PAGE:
Adrian Tennant: What compels shoppers to buy from direct-to-consumer brands rather than traditional retail channels? In our study, among those who indicated they’d purchased from a DTC brand within the last six months, over one-third are motivated by the availability of fast or free shipping. Among Gen X consumers, this number is 43 percent. Twenty-nine percent of respondents believe that DTC brands represent cheaper costs than traditional retail, but again, this is most prevalent amongst Gen X at 35 percent. 29 percent of Gen Z and Gen Y respondents are motivated by reading positive reviews. 30 percent of Gen Y and Gen X are motivated to buy DTC due to the uniqueness of the product, or because it’s not available elsewhere compared with 23 percent of Gen Z. And almost one-fifth of Gen Z respondents by DTC because the brand aligns with their personal values or beliefs, compared with 16 percent of Gen Y, and 11 percent of Gen X. Gen Z is also the cohort most likely to buy because a DTC brand donates to people in need with every purchase at 17 percent. 40 percent of all respondents identifying as female report buying beauty and personal care products directly from brands. In June of this year, we spoke with Delaney Doria, Brand and Product Development Manager for a new skincare brand, Luma and Leaf. Delaney told us about the brand’s mission and the products in its line-up.

Delaney Doria: So Luma & Leaf leverages the best in clean, plant-powered active ingredients to provide gentle, effective, and uncomplicated solutions that restore skin to its most healthy and luminous state. Our debut line includes a brightening cleanser, a serum, a moisturizer, as well as a clearing serum, and a soothing moisturizer.

Adrian Tennant: Delaney you joined Luma & Leaf back in January 2020. What were the primary challenges facing you 18 months ago?

Delaney Doria: Luma & Leaf was really just an idea when I started, there was definitely an initial concept, but nothing was set in stone. I personally had never worked somewhere that didn’t have set standards or messaging. So in this case, the brand had to be established first. So it was truly working from the ground up, which was a really exciting and new challenge for me.

Adrian Tennant: How did you arrive at the name, Luma & Leaf?

Delaney Doria: We looked at the end results we wanted to achieve with the product, which was illuminated, healthy skin. Then we looked at how we’d maybe get to that end goal, which we knew was thoughtfully formulated botanical blends. So we combined that idea of bright illuminated skin with our plant-powered formulas, hence Luma & Leaf.

Adrian Tennant: Is plant-power a current skincare trend?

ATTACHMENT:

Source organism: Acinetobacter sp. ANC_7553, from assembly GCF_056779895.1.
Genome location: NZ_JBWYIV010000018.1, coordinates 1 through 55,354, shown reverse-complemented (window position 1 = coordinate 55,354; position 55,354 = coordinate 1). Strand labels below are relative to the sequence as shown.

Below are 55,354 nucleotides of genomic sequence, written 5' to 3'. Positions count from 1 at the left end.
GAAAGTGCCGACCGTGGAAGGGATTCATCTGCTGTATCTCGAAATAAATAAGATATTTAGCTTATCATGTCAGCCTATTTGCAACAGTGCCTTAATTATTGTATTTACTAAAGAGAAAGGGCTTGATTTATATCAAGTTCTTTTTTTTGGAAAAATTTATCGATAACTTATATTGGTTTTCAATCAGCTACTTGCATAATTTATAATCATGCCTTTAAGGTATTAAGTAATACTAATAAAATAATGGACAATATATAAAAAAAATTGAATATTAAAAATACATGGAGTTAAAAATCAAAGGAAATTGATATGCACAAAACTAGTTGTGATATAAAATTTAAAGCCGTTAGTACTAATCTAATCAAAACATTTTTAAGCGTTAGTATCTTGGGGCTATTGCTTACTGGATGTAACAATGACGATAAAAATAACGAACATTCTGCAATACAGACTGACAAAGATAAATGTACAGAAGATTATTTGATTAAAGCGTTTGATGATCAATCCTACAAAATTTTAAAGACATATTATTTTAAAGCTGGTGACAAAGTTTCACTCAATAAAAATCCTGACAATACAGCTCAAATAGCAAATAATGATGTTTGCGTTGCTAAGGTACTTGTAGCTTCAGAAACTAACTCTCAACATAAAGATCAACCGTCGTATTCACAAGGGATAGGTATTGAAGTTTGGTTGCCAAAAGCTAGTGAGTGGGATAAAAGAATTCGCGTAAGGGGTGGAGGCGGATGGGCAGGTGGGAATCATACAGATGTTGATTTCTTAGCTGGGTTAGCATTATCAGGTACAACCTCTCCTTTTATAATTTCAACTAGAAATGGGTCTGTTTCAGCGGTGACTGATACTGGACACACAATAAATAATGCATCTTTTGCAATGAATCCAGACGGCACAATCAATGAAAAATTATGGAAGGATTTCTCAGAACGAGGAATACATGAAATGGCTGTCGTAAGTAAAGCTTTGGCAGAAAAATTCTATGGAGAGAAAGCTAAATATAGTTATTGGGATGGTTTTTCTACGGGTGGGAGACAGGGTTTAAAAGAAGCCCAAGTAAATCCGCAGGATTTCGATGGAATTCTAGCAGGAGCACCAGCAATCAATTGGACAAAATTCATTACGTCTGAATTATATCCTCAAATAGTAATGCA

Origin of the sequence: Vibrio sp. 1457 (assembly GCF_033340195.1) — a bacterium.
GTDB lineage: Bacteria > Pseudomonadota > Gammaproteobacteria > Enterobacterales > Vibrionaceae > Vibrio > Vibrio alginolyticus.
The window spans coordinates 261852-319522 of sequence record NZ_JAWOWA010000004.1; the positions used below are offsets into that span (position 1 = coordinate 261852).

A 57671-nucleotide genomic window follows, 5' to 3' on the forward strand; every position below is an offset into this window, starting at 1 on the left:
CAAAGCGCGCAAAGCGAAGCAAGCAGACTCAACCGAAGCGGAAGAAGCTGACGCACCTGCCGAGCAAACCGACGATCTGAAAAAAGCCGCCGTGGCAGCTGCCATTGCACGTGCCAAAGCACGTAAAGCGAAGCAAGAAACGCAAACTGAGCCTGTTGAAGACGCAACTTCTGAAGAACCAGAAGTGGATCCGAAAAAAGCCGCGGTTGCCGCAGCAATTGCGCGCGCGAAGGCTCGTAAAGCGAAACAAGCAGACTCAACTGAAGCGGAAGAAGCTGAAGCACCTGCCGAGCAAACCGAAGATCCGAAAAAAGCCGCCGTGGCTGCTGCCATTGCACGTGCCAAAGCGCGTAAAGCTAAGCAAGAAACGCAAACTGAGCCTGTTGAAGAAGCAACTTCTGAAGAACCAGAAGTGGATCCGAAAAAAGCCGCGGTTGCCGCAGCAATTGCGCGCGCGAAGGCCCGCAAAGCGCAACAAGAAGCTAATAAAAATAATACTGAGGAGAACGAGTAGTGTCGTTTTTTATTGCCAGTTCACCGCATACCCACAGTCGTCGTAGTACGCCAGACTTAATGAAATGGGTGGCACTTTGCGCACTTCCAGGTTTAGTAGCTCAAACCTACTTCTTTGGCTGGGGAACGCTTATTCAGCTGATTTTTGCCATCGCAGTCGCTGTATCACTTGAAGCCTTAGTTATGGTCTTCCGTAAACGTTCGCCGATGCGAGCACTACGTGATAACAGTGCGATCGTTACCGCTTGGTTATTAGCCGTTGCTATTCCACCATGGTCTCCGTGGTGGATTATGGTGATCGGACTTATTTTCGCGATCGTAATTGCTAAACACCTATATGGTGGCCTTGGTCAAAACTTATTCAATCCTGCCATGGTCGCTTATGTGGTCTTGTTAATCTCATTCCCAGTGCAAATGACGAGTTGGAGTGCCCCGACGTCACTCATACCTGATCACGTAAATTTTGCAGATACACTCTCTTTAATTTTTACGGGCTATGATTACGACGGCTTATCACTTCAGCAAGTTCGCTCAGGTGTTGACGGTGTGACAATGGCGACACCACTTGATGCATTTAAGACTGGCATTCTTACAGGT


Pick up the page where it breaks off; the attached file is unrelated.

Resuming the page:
Delaney Doria: Definitely. Everyone is really just looking for a less harmful way to treat their skin. Vegan is definitely a big thing in the clean beauty market. So people are looking towards plants. It’s a natural alternative to a lot of these more harsh ingredients.

Adrian Tennant: Luma & Leaf’s brand mission is, and I quote, to “Illuminate the skin-obsessed and skin-confused with clean products that make a difference on people and the world.” Now it’s a very inclusive message. How did you approach the development of the brand positioning?

Delaney Doria: We knew we wanted the messaging to be approachable and inclusive. Because skincare is really confusing. The industry is flooded with so many brands and it’s really hard to know as a consumer, where to turn to, especially if you’re new to the world of clean beauty. So we harness this confusion and our confusion, to be honest, into “simple skincare” for all messaging.

Adrian Tennant: Last year, you and I collaborated on several consumer research studies, the results from which informed many of the decisions that you ultimately made about Luma & Leaf’s ingredients, product names, packaging, design, and pricing. Were there any findings arising from those studies that made you reconsider a previous decision, or maybe explore a different avenue?

Delaney Doria: We always found interesting results specifically when asking about product componentry. One example that we ran into was we found the majority of respondents preferred a glass bottle for their cleanser, which honestly we were hoping would be the outcome. But we just weren’t sure how it would survey as cleansers are sometimes used in the shower. And, we just weren’t sure how people would prefer that bottle to look.

Adrian Tennant: Insights from the primary research enabled us to develop buyer profiles – or Personas – for the kinds of customers that Luma & Leaf is designed to serve. In what kinds of ways have you used those Personas during the brand development process?

Delaney Doria: So definitely use them every day and I still do use them, just knowing their preferences on ingredient stories, even collection colors, really went into each and every decision when developing the brand. We could really tailor the messaging to the audience and the platform, knowing this, which makes for a much more personalized user experience.

Adrian Tennant: I checked in with Delaney a couple of weeks ago to learn what had changed since we recorded that interview in June.

Delaney Doria: There’s been actually a lot of changes. I’m still, of course staying true to the brand, but we’ve updated our packaging. Which we’ll launch for next year. And we have made the decision to remove CBD from our formulas for next year as well.